At my first game, I had no idea on which hand to wear the glove that I borrowed from Mirza. She took me aside and explained the rules, basic plays, and techniques. I wasn’t the greatest, but I had so much fun. Though my shoulders were sore the next day, I had no major injuries.
Pregame batting practice at Sisterhood Softball. (Image via Maryam Dadabhoy)
Sisterhood Softball reaches out to any woman who identifies as Muslim and would enjoy a safe space and friendly environment in which to play. Among these efforts was an open house during the summer, complete with baseball-themed baked treats and a skills development session that excited potential players.
Mirza, who is pursuing her master’s in counseling psychology, says Sisterhood Softball helps integrate Muslim women into the Canadian community, without the culture of alcohol that is prevalent in traditional softball team gatherings. Observant Muslims do not drink alcohol, and its presence could be a deterrent to Muslim women who feel uncomfortable with the mixing of alcohol consumption and sport—common in many adult sports leagues.
“As a group of Muslim women, we get to tailor the softball environment based on our needs,” Mirza says. “We don’t want to impose ourselves in a standardized league.”
Most importantly, Sisterhood Softball accommodates traditional dress codes. If the players are more comfortable wearing a headscarf, long tunics, loose dresses, pants, t-shirts or tights, it is not problem. One of the strongest pitchers wears the niqab (a face veil). Inclusion is the uniform of the league.
[quote position="right" is_quote="true"]Most of the sports I watch live are predominantly white spaces. Baseball could be for everyone.[/quote]
The league also does not encourage males (with an exception for children) to come out and watch their games. Although the venue is public, it is very secluded, which gives some of the players more comfort. I have played soccer in public my whole life, but I respect the choices of other women who might not be comfortable with male spectators.
Mahma tells me she would have been “too intimidated” to join a regular league. She enjoys Sisterhood Softball and the level of competition it affords.
Indeed, Muslim women might be hesitant to join mainstream leagues, particularly if they might be the only visibly Muslim woman out there. In between innings at our most recent game, Maha Khilji, one of the youngest players in Sisterhood Softball, told me that she would have considered trying out for her high school team if there was more diversity. At her school softball is a “white culture sport.”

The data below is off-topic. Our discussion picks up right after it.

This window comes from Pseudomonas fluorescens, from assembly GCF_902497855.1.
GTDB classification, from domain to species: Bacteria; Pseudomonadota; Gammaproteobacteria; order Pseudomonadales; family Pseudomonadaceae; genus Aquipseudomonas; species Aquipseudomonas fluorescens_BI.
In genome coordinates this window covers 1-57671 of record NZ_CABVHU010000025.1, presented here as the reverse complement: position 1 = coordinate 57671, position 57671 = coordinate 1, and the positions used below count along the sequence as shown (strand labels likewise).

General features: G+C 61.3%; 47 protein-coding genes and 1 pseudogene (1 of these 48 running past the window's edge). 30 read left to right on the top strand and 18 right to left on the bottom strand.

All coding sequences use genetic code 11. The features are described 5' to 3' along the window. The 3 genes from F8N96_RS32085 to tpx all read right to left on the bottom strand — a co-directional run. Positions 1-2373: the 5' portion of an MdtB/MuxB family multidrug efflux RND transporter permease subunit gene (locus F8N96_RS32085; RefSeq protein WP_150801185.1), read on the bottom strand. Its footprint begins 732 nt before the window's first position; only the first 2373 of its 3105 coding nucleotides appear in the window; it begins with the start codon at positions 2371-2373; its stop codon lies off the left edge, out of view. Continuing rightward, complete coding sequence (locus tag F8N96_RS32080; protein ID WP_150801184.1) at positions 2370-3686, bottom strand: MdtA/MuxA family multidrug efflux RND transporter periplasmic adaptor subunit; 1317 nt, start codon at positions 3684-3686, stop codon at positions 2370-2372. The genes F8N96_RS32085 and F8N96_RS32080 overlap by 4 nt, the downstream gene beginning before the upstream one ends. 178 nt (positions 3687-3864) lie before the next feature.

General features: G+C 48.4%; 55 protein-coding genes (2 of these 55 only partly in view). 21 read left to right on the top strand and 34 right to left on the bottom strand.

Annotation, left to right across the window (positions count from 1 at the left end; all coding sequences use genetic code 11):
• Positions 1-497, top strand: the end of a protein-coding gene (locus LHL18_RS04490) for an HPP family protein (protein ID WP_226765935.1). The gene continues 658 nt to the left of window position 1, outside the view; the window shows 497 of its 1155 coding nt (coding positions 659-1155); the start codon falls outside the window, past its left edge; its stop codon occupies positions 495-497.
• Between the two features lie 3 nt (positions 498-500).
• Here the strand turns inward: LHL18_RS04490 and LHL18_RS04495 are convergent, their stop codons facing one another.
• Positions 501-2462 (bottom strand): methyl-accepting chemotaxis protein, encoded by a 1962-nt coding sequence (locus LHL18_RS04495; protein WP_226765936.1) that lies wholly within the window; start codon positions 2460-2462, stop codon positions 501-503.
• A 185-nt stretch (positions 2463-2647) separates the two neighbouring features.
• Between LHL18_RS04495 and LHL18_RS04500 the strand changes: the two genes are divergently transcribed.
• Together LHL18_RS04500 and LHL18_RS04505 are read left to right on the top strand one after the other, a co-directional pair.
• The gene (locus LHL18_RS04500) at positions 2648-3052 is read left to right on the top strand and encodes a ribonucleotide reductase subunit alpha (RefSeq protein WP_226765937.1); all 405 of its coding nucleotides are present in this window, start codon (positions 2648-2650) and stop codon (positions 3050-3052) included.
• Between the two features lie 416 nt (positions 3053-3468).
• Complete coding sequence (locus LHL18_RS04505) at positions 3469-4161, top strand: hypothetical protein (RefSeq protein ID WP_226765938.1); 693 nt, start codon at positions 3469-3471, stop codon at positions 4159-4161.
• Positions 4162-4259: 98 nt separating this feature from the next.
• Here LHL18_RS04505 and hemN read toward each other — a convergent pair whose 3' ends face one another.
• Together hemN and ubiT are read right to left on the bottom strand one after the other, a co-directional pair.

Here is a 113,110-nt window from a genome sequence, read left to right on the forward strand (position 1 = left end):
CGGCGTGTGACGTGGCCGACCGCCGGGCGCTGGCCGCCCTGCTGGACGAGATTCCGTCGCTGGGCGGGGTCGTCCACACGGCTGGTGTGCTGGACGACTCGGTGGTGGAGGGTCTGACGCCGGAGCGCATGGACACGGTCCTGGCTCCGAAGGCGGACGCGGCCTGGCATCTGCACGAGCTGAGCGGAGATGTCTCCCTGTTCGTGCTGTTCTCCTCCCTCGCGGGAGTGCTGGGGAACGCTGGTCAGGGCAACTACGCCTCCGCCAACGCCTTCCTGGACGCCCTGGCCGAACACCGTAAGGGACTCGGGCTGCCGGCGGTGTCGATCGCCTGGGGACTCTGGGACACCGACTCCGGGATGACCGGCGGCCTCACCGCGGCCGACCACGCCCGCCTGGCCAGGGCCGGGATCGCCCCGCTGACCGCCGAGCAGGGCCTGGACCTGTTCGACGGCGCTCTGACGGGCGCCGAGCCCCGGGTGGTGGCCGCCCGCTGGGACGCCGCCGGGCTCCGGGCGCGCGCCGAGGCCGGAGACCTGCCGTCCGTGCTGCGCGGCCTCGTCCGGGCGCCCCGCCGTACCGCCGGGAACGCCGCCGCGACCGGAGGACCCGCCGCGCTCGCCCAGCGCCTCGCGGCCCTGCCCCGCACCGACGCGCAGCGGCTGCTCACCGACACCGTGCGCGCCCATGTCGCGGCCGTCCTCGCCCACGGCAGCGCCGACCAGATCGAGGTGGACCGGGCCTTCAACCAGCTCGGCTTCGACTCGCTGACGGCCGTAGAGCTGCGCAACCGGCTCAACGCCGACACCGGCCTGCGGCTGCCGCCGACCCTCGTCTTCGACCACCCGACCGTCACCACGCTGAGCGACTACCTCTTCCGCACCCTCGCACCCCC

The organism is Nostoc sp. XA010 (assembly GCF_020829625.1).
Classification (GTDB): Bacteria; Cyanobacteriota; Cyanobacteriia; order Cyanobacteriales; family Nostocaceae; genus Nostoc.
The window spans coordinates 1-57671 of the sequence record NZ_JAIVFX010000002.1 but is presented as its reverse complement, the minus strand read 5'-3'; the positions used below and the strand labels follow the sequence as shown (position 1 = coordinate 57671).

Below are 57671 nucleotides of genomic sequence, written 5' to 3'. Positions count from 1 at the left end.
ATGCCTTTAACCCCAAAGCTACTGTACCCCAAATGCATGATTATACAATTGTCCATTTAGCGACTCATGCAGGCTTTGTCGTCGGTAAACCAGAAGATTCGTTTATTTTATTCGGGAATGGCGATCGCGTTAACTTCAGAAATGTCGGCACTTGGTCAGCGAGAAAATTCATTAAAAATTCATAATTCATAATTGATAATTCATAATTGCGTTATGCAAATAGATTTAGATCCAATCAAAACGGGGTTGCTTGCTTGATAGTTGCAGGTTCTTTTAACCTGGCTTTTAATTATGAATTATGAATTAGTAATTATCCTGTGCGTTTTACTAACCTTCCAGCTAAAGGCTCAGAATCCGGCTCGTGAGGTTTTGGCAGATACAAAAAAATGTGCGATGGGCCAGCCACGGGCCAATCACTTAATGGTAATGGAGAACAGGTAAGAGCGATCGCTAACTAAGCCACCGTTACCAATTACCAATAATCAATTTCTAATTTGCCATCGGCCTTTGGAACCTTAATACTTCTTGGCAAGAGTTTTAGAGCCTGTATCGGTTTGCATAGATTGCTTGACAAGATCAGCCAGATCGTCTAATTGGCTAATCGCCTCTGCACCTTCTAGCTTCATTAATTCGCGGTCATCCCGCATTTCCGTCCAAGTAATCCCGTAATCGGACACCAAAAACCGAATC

Khilji wears hijab. Her brothers who play in the BSL encouraged her because she’s athletic and knows the game. “I’m not afraid,” she says, “but going out alone is … ,” and her voice trails off. I reassure her that her skills are amazing. She’s a great pitcher and has the most exquisite batting stance I have ever seen. I tell her that any team would welcome her. She smiles. I understand.
Sisterhood Softball accommodates 20 players each week.
Around the same time that I joined Sisterhood Softball, Fox aired a new show called Pitch. The show follows the baseball career of the fictional Ginny Baker, the first woman to play professional baseball. Ginny is a black woman, but the effect of the show is what’s important. In a poignant Cosmopolitan piece, Kendra James remarks on the crowds chosen to play fans of Ginny Baker: “There are white, black, brown, and Asian girls and women peppering the stands. No one is wearing a baby blue or pink jersey. The 45-minute pilot marks the first time I’ve ever seen your average, screaming, American sports fan portrayed on television as a woman in hijab.”
Representation matters, and the participation of Muslim women in sports matters. Dadabhoy’s daughter, Amaanah, plays in a softball league. She loves it. Dadabhoy hopes Amaanah continues with it as long as she’s happy and thriving. Watching her mother leave the baby at home with dad and then gear up to play is important for little girls, particularly in a sport Muslim women aren’t commonly known to play. Amaanah and her infant sister will grow up knowing that there is a place for them on the diamond—even if they have to carve it out themselves.
Sisterhood Softball has wrapped a successful first season. There are plans to expand into a proper league next year. Until then, the group of about 40 regulars chat on a WhatsApp group. We are making plans to hit a batting cage or embark on other sporty excursions, and we have social events during the offseason.
During the Blue Jays’ playoff run this year, my phone buzzed incessantly with notifications from the group during the games. It looks as if I found my very own baseball community. Even if there are not so many inside-the-park home runs, I plan to stick around. And I might buy a baseball glove to match my hijab.